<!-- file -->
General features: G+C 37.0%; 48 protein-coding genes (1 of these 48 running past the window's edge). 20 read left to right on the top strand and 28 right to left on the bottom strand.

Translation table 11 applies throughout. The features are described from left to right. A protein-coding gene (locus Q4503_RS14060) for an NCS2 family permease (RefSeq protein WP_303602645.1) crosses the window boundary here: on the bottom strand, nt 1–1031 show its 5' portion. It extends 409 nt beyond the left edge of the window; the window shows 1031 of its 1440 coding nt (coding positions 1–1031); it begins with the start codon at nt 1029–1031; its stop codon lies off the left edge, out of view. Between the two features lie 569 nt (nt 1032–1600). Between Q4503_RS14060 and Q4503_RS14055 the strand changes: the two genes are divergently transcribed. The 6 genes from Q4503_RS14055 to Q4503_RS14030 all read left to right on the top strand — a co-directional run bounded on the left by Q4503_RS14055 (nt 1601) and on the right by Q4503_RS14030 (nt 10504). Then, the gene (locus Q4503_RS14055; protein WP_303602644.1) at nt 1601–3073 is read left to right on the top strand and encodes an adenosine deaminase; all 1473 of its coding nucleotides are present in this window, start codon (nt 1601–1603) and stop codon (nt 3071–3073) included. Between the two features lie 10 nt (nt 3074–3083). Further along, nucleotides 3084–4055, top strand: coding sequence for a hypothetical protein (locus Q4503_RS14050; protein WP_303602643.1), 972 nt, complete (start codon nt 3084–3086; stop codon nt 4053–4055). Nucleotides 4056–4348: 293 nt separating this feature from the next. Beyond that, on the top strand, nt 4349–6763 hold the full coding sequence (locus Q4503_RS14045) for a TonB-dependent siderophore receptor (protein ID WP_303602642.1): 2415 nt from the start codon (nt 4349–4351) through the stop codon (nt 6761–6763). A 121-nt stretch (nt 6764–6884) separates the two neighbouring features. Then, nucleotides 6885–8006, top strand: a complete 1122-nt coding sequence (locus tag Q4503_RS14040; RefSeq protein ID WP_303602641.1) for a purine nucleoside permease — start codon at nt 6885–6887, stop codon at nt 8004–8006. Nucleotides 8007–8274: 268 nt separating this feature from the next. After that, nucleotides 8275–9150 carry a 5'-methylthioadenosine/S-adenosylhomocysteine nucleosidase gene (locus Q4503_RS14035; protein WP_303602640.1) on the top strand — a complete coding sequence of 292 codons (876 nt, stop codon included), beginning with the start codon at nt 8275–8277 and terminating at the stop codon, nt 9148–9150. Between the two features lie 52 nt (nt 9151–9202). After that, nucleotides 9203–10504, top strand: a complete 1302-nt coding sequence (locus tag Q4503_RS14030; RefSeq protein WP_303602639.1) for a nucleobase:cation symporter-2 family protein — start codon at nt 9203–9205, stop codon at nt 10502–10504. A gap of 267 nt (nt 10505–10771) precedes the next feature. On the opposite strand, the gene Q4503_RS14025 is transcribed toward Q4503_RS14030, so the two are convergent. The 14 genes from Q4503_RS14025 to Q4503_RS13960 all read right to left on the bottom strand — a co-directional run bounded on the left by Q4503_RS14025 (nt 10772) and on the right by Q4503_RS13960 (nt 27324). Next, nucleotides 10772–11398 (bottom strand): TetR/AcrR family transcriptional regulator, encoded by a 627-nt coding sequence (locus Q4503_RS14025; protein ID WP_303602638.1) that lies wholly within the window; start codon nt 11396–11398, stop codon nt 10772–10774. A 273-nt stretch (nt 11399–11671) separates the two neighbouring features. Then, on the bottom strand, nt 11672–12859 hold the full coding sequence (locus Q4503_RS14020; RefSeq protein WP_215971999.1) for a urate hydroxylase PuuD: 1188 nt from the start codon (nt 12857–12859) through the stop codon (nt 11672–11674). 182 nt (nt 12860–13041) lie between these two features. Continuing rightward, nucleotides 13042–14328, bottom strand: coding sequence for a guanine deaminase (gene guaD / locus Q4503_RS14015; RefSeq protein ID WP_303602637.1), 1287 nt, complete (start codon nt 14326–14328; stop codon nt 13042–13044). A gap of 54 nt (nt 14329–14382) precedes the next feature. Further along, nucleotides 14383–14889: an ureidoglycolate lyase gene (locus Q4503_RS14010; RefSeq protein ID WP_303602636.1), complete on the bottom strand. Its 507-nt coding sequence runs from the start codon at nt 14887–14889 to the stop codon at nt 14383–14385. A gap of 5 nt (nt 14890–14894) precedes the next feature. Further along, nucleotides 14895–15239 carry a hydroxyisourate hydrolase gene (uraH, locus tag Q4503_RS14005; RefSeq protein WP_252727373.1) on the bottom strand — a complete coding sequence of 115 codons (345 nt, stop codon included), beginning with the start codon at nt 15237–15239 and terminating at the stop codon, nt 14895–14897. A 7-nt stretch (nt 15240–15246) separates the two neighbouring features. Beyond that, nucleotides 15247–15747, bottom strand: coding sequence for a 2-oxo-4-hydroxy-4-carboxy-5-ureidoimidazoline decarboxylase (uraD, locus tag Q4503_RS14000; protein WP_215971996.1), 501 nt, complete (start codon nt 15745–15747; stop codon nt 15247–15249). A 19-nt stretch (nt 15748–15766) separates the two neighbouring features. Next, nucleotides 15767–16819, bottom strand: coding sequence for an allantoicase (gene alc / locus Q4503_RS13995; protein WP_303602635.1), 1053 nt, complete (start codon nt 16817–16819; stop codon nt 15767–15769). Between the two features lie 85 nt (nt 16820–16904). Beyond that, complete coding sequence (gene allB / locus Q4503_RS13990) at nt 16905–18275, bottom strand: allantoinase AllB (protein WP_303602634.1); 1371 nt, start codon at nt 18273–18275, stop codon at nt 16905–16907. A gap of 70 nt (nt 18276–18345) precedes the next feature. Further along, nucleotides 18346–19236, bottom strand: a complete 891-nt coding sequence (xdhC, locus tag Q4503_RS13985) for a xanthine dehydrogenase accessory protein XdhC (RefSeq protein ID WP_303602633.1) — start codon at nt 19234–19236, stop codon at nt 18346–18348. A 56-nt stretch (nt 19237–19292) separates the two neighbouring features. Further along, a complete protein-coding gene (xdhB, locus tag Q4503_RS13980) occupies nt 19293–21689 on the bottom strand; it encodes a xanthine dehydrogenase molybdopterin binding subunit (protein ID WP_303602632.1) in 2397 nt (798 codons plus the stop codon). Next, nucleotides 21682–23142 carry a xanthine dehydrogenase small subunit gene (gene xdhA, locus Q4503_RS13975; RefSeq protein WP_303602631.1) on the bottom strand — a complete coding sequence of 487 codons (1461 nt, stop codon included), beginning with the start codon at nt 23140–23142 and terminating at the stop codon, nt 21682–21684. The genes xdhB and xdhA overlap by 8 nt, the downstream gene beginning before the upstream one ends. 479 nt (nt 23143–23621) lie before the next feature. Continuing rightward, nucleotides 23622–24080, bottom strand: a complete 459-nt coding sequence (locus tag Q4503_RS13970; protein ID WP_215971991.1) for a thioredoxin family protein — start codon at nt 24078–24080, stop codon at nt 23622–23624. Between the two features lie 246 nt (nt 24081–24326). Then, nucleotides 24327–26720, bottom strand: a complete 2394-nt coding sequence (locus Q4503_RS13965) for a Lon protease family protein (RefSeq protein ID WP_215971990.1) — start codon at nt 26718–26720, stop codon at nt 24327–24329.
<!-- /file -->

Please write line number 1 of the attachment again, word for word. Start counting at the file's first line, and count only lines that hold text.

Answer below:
General features: G+C 37.0%; 48 protein-coding genes (1 of these 48 running past the window's edge). 20 read left to right on the top strand and 28 right to left on the bottom strand.